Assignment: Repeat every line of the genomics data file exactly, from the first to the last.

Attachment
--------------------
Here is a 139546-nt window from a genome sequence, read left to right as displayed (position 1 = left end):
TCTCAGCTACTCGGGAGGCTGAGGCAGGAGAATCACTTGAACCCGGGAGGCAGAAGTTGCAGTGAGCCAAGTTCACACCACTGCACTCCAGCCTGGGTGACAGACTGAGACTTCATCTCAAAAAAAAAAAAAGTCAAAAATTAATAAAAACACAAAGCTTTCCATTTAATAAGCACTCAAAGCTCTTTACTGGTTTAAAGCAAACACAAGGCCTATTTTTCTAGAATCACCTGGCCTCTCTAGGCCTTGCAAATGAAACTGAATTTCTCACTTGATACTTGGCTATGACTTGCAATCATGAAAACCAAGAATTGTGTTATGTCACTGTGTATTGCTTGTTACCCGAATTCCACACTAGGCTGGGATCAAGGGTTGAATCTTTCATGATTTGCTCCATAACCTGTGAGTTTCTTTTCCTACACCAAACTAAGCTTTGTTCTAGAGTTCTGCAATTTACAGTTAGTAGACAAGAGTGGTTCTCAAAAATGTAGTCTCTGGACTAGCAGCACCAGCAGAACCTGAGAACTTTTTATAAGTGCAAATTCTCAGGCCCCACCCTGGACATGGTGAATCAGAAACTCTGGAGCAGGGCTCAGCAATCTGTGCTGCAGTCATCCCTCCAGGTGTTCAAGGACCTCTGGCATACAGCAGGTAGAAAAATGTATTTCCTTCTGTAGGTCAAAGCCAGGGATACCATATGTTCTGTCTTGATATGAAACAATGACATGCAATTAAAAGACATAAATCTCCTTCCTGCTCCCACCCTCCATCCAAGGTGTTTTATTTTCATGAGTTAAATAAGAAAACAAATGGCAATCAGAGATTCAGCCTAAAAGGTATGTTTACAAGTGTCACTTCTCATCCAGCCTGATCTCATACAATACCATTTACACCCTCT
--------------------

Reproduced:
Here is a 139546-nt window from a genome sequence, read left to right as displayed (position 1 = left end):
TCTCAGCTACTCGGGAGGCTGAGGCAGGAGAATCACTTGAACCCGGGAGGCAGAAGTTGCAGTGAGCCAAGTTCACACCACTGCACTCCAGCCTGGGTGACAGACTGAGACTTCATCTCAAAAAAAAAAAAAGTCAAAAATTAATAAAAACACAAAGCTTTCCATTTAATAAGCACTCAAAGCTCTTTACTGGTTTAAAGCAAACACAAGGCCTATTTTTCTAGAATCACCTGGCCTCTCTAGGCCTTGCAAATGAAACTGAATTTCTCACTTGATACTTGGCTATGACTTGCAATCATGAAAACCAAGAATTGTGTTATGTCACTGTGTATTGCTTGTTACCCGAATTCCACACTAGGCTGGGATCAAGGGTTGAATCTTTCATGATTTGCTCCATAACCTGTGAGTTTCTTTTCCTACACCAAACTAAGCTTTGTTCTAGAGTTCTGCAATTTACAGTTAGTAGACAAGAGTGGTTCTCAAAAATGTAGTCTCTGGACTAGCAGCACCAGCAGAACCTGAGAACTTTTTATAAGTGCAAATTCTCAGGCCCCACCCTGGACATGGTGAATCAGAAACTCTGGAGCAGGGCTCAGCAATCTGTGCTGCAGTCATCCCTCCAGGTGTTCAAGGACCTCTGGCATACAGCAGGTAGAAAAATGTATTTCCTTCTGTAGGTCAAAGCCAGGGATACCATATGTTCTGTCTTGATATGAAACAATGACATGCAATTAAAAGACATAAATCTCCTTCCTGCTCCCACCCTCCATCCAAGGTGTTTTATTTTCATGAGTTAAATAAGAAAACAAATGGCAATCAGAGATTCAGCCTAAAAGGTATGTTTACAAGTGTCACTTCTCATCCAGCCTGATCTCATACAATACCATTTACACCCTCT